We can’t get other people to do things in their own lives that they haven’t chosen to do, even when we (think we) know it’s what’s best for them. We just can’t! It’s one of the difficult facts of being a person that we’re all signed up to learn over and over again endlessly for our whole lives. We can’t control the actions or reactions of others; only our own. When we ask “how can I get this person to do what they need to do,” the real question is “how do I figure out how to live with the fact that they might not?”

Now that we have that out of the way, and we’re committed to focusing on your goals and options here, let’s look at what you said about yourself. Here I made a little poem out of it:

I’m really angry with my friend
I’m realizing that this stuff has changed our relationship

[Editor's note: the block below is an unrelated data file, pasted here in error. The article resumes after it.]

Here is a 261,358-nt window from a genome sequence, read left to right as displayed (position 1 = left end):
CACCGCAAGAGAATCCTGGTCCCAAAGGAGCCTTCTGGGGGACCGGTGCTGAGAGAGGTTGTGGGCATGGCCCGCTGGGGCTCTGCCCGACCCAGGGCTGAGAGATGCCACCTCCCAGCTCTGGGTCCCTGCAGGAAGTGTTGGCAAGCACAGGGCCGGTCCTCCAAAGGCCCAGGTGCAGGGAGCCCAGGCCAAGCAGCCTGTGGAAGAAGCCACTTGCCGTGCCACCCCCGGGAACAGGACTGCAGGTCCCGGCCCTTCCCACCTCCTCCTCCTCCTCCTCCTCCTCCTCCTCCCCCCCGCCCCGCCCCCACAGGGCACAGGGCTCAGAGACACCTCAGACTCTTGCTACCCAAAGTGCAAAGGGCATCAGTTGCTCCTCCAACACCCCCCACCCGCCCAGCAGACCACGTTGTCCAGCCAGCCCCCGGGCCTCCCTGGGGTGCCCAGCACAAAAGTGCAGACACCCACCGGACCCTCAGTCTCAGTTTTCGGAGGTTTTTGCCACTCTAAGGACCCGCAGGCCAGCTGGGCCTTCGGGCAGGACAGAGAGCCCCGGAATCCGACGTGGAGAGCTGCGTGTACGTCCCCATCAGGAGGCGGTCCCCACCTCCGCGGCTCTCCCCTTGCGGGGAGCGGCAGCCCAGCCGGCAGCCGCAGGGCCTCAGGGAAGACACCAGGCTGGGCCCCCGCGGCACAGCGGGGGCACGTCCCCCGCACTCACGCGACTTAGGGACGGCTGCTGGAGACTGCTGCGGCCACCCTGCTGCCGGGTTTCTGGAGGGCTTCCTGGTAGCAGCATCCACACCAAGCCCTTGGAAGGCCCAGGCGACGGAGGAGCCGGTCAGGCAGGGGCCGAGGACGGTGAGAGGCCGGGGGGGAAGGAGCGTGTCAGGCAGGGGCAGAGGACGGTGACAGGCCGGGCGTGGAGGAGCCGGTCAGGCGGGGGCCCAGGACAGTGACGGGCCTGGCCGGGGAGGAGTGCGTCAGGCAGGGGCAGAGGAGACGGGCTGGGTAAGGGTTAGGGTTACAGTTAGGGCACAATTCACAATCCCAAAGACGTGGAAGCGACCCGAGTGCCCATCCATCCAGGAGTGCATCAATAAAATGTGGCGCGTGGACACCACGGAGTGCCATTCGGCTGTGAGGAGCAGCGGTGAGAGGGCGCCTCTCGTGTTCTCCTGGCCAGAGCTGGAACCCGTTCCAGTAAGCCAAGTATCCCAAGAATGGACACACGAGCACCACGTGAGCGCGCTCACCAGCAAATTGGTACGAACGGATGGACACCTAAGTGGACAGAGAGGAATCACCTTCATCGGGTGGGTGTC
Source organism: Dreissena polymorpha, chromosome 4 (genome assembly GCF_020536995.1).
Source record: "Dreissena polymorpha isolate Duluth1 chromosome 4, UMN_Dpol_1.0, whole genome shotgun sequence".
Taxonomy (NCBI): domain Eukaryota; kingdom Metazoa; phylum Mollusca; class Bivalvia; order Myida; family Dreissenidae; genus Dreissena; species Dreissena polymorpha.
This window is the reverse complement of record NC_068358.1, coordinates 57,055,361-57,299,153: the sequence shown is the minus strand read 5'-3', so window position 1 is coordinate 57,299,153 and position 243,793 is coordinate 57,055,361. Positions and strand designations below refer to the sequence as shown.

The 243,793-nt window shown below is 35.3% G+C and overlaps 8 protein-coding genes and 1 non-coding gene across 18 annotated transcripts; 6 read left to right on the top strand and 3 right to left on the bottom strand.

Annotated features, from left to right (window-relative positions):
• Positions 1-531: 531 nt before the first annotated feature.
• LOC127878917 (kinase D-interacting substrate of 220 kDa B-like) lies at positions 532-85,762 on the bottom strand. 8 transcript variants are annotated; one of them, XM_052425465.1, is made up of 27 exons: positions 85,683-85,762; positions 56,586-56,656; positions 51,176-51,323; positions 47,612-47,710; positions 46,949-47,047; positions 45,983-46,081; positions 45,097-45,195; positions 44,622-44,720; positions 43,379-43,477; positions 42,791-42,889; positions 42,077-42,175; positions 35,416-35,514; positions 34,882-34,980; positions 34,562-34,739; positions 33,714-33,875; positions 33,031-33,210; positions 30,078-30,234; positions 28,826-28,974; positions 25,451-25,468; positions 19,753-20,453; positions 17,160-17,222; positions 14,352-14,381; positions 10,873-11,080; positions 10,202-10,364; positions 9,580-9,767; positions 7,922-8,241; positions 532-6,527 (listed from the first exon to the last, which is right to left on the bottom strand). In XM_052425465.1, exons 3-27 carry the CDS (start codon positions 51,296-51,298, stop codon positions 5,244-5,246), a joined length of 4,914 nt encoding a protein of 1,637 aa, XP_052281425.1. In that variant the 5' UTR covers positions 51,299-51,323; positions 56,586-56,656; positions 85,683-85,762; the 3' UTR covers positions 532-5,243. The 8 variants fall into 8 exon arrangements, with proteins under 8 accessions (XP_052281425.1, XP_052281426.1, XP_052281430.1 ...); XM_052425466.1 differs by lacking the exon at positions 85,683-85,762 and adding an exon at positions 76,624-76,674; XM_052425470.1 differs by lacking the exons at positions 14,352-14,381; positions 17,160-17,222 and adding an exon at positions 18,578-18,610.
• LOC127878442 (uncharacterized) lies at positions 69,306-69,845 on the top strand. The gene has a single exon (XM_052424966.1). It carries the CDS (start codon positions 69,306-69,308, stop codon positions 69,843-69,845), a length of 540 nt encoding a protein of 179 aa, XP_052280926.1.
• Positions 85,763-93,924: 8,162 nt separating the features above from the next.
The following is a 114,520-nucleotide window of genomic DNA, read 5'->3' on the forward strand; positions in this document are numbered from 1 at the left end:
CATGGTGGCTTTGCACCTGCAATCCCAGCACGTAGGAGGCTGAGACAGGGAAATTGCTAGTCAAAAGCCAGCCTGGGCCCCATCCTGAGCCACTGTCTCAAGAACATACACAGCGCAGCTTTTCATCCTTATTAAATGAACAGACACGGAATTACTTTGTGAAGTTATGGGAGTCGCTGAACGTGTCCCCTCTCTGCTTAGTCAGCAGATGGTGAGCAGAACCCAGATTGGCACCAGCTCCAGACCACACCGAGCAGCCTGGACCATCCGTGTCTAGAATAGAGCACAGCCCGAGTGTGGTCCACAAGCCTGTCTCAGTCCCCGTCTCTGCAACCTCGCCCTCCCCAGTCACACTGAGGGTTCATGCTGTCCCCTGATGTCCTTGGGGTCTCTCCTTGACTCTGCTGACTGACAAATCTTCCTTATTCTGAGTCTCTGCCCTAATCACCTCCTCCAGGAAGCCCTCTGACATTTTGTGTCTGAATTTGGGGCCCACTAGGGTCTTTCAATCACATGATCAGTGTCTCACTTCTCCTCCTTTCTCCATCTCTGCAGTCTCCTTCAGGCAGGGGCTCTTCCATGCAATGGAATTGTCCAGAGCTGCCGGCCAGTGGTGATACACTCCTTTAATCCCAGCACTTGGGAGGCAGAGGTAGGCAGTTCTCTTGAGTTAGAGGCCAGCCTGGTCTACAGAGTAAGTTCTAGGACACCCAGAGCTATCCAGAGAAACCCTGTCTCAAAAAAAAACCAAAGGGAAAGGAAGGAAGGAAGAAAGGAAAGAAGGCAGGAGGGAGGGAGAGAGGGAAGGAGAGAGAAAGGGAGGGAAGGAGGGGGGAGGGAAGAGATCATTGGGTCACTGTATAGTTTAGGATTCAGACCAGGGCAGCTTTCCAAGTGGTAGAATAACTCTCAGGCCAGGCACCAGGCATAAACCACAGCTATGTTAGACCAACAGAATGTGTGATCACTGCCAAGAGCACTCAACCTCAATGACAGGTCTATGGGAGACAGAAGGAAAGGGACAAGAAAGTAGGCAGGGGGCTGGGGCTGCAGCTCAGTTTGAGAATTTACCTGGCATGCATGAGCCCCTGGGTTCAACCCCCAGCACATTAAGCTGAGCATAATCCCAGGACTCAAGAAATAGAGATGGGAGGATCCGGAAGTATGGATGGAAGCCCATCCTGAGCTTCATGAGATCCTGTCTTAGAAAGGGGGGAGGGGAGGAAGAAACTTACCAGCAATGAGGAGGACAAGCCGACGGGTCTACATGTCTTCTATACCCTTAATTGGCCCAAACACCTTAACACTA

I have a lot of anger
I really, really don’t want [hanging out] to happen
I’m afraid I’ll end up being her rescuer or therapist again
I don’t want to go back to the close friendship we had before

It sounds like you’re actually pretty clear on where you stand! So that’s a good place to start. What I’m hearing you say is that you’re angry and being around your friend is upsetting to you — it’s not totally clear to me whether it’s because she’s actively asking you to process this stuff with her or because it’s difficult for you to be around someone you know isn’t seeking treatment full stop. Honestly, I’m not sure it matters much which it is at this point; the fact that you’re feeling so uncomfortable and resentful is a sign that whatever boundaries are in place right now, if any, aren’t working for you and you need different ones.